There is little doubt in the minds of The TRADE readers that 2011 will be remembered for the steady decline in equity trade volumes seen in the last 12 months.
Almost half those responding to TheTRADEnews.com’s December poll (49%) claimed falling volumes were the defining aspect of the year.
“While exchange consolidation and increasing regulation are both valid concerns, as far as what affected my day-to-day work, dramatically lower volumes have been the most memorable factor of 2011,” said Tony Whalley, investment director at Edinburgh-based Scottish Widows Investment Partnership.
According to Thomson Reuters Equity Market Share Reporter, European volumes for November remained largely stagnant at US$774.47 billion following a three-month downward trend which saw volumes fall from a volatility fuelled year-high of US$1,148.97 billion in August, to US$773.68 billion in October. And the Asian volume downturn was more pronounced than in Europe. From a 12-month high of US$2,229.34 billion in March, in part a reaction to Japan’s earthquake and tsunami, by October investors were witnessing a 53.4% drop to US$1,190.5 billion. In the US, volumes did not succumb to the global trend, until later in the year, slipping from 7,704,971,393 shares in November 2010 to 7,330,472,964 last month. Volume in the US is measured by volume of shares traded, unlike in Europe where volume is calculated on value.
“We had become used to the higher volumes of the past few years and this made 2011 quite pronounced,” Whalley said. “But if you look at volumes from ten years ago, the trend still seems to be upward. Certainly 2011 was a retrograde step but it is likely to be remembered as a blip on the way to higher volumes.”
But the dip in trading volumes was far from the only noteworthy event of 2011: three in ten of survey respondents (29%) saw the year predominantly marked by increasing levels of regulation.
Group of 20 commitments requiring OTC derivatives to be centrally cleared and traded on-exchange have led regulators and law-makers in the US, Europe and beyond busily drafting local legislation to meet politicians’ end-2012 deadline. The European market infrastructure regulation (EMIR) will end 2011 still sitting with the European Parliament and the Council of the European Union for agreement on a final text. And in the US, the G20-endorsed Dodd-Frank Act has been delayed from its original July target date, following a September announcement by Gary Gensler, chairman of watchdog, the Commodity Futures Trading Commission, that some of the key rules will not be implemented until 2012, including the final rules for the newly created swap execution facility category.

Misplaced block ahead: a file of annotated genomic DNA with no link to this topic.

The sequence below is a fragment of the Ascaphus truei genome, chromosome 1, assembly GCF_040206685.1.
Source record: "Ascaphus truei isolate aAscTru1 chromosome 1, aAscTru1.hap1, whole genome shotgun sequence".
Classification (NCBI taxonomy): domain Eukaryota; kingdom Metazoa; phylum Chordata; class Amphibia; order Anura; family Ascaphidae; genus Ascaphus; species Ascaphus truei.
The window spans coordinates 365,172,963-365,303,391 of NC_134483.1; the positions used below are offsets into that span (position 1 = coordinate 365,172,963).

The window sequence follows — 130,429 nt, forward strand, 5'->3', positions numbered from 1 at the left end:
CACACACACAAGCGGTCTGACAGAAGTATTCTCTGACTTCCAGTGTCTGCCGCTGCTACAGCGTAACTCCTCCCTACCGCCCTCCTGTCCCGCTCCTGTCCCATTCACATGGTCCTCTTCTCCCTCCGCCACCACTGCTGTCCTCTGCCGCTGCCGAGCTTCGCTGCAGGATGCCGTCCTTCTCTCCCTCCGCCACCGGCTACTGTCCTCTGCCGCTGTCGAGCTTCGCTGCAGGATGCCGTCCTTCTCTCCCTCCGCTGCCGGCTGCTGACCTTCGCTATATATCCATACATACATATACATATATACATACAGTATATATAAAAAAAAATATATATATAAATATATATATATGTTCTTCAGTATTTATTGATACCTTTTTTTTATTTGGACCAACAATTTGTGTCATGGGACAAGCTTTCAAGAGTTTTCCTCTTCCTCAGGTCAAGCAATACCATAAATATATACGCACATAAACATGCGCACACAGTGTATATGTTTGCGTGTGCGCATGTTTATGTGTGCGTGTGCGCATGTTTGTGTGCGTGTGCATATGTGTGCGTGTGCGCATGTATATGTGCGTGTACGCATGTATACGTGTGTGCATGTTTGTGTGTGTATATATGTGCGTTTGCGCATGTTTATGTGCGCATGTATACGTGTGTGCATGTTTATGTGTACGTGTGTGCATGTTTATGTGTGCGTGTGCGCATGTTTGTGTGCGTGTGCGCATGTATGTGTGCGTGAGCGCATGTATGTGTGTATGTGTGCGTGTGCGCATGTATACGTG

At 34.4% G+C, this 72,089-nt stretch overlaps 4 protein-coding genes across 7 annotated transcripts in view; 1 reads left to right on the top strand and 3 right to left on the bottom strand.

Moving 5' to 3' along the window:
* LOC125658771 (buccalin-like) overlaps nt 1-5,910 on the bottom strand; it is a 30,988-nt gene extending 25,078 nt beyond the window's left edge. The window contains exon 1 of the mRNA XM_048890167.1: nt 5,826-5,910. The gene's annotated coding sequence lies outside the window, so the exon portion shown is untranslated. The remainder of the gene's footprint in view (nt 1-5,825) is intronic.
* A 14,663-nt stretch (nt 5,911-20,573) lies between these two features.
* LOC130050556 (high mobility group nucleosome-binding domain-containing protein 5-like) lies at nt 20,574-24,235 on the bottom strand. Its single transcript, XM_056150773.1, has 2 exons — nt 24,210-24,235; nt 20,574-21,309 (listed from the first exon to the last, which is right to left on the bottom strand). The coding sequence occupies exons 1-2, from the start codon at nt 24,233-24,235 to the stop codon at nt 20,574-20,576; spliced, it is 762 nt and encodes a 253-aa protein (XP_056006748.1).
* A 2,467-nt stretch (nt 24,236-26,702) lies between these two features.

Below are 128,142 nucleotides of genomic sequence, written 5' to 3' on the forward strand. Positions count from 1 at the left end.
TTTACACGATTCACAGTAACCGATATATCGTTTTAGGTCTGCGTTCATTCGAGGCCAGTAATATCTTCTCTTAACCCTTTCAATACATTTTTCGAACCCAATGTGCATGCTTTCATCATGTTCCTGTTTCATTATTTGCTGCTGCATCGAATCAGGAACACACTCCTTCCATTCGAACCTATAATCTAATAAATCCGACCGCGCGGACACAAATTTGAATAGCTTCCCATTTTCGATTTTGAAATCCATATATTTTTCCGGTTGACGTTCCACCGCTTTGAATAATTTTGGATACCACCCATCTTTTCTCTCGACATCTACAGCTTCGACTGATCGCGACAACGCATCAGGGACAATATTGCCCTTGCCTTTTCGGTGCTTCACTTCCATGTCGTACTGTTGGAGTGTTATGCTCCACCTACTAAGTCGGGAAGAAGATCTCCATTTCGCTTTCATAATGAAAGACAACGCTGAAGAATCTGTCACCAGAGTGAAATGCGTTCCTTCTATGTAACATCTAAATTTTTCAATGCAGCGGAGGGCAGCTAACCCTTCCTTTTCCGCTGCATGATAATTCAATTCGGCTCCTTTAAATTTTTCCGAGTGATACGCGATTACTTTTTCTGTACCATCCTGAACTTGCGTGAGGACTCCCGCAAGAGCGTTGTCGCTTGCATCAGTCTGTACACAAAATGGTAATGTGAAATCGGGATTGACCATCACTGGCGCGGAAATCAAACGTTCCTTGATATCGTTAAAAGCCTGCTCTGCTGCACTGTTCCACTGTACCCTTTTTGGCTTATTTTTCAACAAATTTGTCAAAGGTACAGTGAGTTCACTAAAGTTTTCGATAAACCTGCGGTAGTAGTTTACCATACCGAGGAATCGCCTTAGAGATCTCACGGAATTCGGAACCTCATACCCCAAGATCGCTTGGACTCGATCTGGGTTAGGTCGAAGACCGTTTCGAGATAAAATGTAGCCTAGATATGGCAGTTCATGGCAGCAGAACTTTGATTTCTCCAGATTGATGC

As well as OTC derivative trading reforms, Europe is overhauling its Markets in Financial Instruments Directive (MiFID), with a new accompanying Regulation which nullifies the discretion of member states to modify the rules. Four years on from the original directive, MiFID II will impose new rulers for automated trading, reform existing trading venue categories and extend its reach to a wider range of financial instruments.
For 21% of respondents, 2011 will be remembered for the many attempts at exchange consolidation, some successful, some pending, some failed. The year saw a myriad of prospective combinations, including the Australian Securities Exchange (ASX) and the Singapore Exchange (SGX) – which was extinguished in October – and the London Stock Exchange (LSE) and Canada’s TMX Group, which fell apart in June.
By year’s-end only the most prominent merger to complete successfully was Russian stock exchanges RTS and MICEX, finalised in December. In Europe, BATS Global Markets concluded its purchase of pan-regional multilateral trading facility Chi-X Europe.
Meantime, three high-profile deals have unfinished business. The Tokyo Stock Exchange and the Osaka Securities Exchange announced last month they would unite. Canadian regulators are currently reviewing the proposition of a TMX takeover by Maple, an acquisition consortium of 13 Canadian financial institutions, with a view to making a decision early next year. And a controversial merger between Deutsche Börse and NYSE Euronext has kept the European Commission’s Directorate-General for Competition busy since 4 August. The two exchanges have sought to soothe regulatory fears their deal would create an unwieldy European derivatives monopoly by agreeing to a raft of remedies for the industry. The latest of which has been a freeze in trading fees.
Beyond the trading screen, however, Scottish Widow’s Whalley believed ultimately, the wider world would not remember this year for falling volumes, exchange consolidation or regulatory concerns. “Really, what 2011 is likely to be remembered for is the potential disintegration of the euro and the struggle to keep it together,” he said.